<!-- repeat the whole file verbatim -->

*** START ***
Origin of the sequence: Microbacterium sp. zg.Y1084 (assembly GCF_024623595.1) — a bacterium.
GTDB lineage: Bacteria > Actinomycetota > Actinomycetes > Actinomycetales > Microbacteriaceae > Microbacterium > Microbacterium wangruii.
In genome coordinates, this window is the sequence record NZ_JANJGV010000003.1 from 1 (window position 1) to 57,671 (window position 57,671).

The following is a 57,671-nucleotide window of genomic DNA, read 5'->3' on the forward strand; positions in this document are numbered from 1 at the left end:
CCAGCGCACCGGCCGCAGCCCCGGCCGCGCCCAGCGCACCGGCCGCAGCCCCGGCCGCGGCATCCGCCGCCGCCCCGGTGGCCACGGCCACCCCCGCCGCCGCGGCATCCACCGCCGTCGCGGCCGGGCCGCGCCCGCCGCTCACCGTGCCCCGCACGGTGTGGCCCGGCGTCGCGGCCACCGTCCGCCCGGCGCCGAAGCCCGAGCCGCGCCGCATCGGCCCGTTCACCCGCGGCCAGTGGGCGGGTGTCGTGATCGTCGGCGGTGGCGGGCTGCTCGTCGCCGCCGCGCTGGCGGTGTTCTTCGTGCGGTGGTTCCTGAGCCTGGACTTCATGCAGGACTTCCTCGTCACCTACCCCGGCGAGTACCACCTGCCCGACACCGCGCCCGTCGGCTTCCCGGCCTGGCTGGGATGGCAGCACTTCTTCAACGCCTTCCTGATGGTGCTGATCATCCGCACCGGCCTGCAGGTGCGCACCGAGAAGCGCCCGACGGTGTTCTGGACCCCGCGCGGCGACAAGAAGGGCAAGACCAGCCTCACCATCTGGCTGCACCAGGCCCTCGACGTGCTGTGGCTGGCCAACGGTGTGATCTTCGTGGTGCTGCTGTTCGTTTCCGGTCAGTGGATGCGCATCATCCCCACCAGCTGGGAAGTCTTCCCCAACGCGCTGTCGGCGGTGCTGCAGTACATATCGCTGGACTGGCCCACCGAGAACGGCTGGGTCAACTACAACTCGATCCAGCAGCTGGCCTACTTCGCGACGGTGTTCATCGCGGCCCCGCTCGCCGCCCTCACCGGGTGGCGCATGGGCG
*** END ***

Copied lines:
Origin of the sequence: Microbacterium sp. zg.Y1084 (assembly GCF_024623595.1) — a bacterium.
GTDB lineage: Bacteria > Actinomycetota > Actinomycetes > Actinomycetales > Microbacteriaceae > Microbacterium > Microbacterium wangruii.
In genome coordinates, this window is the sequence record NZ_JANJGV010000003.1 from 1 (window position 1) to 57,671 (window position 57,671).

The following is a 57,671-nucleotide window of genomic DNA, read 5'->3' on the forward strand; positions in this document are numbered from 1 at the left end:
CCAGCGCACCGGCCGCAGCCCCGGCCGCGCCCAGCGCACCGGCCGCAGCCCCGGCCGCGGCATCCGCCGCCGCCCCGGTGGCCACGGCCACCCCCGCCGCCGCGGCATCCACCGCCGTCGCGGCCGGGCCGCGCCCGCCGCTCACCGTGCCCCGCACGGTGTGGCCCGGCGTCGCGGCCACCGTCCGCCCGGCGCCGAAGCCCGAGCCGCGCCGCATCGGCCCGTTCACCCGCGGCCAGTGGGCGGGTGTCGTGATCGTCGGCGGTGGCGGGCTGCTCGTCGCCGCCGCGCTGGCGGTGTTCTTCGTGCGGTGGTTCCTGAGCCTGGACTTCATGCAGGACTTCCTCGTCACCTACCCCGGCGAGTACCACCTGCCCGACACCGCGCCCGTCGGCTTCCCGGCCTGGCTGGGATGGCAGCACTTCTTCAACGCCTTCCTGATGGTGCTGATCATCCGCACCGGCCTGCAGGTGCGCACCGAGAAGCGCCCGACGGTGTTCTGGACCCCGCGCGGCGACAAGAAGGGCAAGACCAGCCTCACCATCTGGCTGCACCAGGCCCTCGACGTGCTGTGGCTGGCCAACGGTGTGATCTTCGTGGTGCTGCTGTTCGTTTCCGGTCAGTGGATGCGCATCATCCCCACCAGCTGGGAAGTCTTCCCCAACGCGCTGTCGGCGGTGCTGCAGTACATATCGCTGGACTGGCCCACCGAGAACGGCTGGGTCAACTACAACTCGATCCAGCAGCTGGCCTACTTCGCGACGGTGTTCATCGCGGCCCCGCTCGCCGCCCTCACCGGGTGGCGCATGGGCG